Gun owners being tracked by thieves in COVID-era spike

HOUSTON, Texas (KTRK) -- As the 13 Investigates crew rounded a corner recently, they came face-to-face with the end of an undercover Houston police chase. Officers had just caught two suspected gun thieves. It was the latest pair accused in a dangerous and rising trend of 'gun juggings' in the city.

As he worked with his team, Houston Police Department Lt. Andy Granger suggested to ABC13's Ted Oberg, "This is a story you may want to look in to."

When we did, we found a 17% increase in guns stolen from cars in Houston this year compared to last.

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Granger said the increase is driven, at least in part. by 'gun juggings.' That is when thieves watch a gun owner walk out of a range or gun store and follow them until the gun is left in a parked car. The thieves usually break a window and make off with the weapon.

It's what police say happened May 12 in northeast Houston when Michael Parker and Victor Gwinn, both 19-years-old, were arrested after a brief chase. Police said the pair stole two handguns.

"It's happening a lot more. We've seen gun thefts go up during the COVID (pandemic)," Granger said.

He suspects it's possibly due to a lack of other targets, as many retail locations thieves could target were closed and retail owners weren't making large bank deposits, which have been targets of similar crimes in the past.

In this case, Granger said, "(The suspects) were both documented gang members."

Police were nervous about where the guns would end up, saying "We can get these guns off the street because later they could be used in commission of violent crime."

HPD has been warning gun owners about the crime trend even before the pandemic. In a Facebook video on HPD's page, Sgt. Tracey Hicks said, "Criminals are out there targeting vehicles specifically for guns."

The department says more than 2,200 guns were stolen in Houston from cars last year. FBI statistics analyzed by the Center for American Progress show Texas leads the nation in gun thefts with 45,000 a year on average.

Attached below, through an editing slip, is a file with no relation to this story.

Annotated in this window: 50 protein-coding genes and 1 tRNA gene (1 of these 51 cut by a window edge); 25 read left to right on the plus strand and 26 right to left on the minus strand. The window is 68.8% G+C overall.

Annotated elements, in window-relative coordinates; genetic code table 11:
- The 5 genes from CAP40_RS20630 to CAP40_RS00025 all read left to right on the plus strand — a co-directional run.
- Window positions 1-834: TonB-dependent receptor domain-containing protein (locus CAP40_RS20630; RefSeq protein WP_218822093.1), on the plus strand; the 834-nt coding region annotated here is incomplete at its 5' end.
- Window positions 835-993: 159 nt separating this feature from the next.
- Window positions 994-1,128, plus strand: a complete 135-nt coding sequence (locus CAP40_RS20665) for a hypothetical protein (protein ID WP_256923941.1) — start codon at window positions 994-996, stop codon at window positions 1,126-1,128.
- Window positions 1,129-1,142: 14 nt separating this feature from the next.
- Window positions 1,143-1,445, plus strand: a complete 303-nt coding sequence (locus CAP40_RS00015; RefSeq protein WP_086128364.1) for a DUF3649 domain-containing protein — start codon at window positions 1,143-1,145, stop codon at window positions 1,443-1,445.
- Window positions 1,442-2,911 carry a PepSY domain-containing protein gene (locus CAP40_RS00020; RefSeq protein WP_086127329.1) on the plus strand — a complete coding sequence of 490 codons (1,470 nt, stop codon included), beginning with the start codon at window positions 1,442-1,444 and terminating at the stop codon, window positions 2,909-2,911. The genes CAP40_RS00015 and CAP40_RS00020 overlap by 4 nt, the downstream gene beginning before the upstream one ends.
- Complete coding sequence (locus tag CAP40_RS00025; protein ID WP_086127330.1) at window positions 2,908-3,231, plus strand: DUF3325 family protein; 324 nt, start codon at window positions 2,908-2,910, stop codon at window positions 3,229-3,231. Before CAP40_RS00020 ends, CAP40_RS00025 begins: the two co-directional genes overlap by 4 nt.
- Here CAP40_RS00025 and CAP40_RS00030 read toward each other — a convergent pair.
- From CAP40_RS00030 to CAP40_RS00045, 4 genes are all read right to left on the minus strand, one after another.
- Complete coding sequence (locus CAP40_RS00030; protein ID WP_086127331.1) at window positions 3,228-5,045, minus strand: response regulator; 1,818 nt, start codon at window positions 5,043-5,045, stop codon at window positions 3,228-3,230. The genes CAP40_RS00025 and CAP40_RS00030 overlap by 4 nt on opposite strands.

When 13 Investigates surveyed Houston killers in 2017, 63% of them said they used a stolen to gun to commit the murder they were convicted of.

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Thom Bolsch, a former U.S. Secret Service Agent knows how serious the crime can be.

"It's very dangerous because now that gun that was legally owned by someone is on the street," he said.

Bolsch, who now owns Saddle River Range in Montgomery County routinely warns his customers about it and there are things owners can do, starting with those stickers advertising your favorite brand.

Both HPD and Bolsch say take them off. "You're advertising potentially to somebody who wants to steal your gun that there might be a gun in the car."

In addition to the safes, the ATF suggests gun owners should always have a photo of their guns and their serial numbers. It helps police investigate if its ever stolen.

More importantly, secure your gun anytime it's not with you.

"People have a lapse of judgement when it comes to storing guns in their car and think, 'well I am just going to lock my doors,'" Bolsch told 13 Investigates in front of a display of vehicle mounted gun safes. "As you know, the point of least resistance is a window."

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Thom Bolsch of Saddle River Range offers different options to protect your guns.


The two documented gang members and now accused gun thieves are facing charges of engaging in organized crime.

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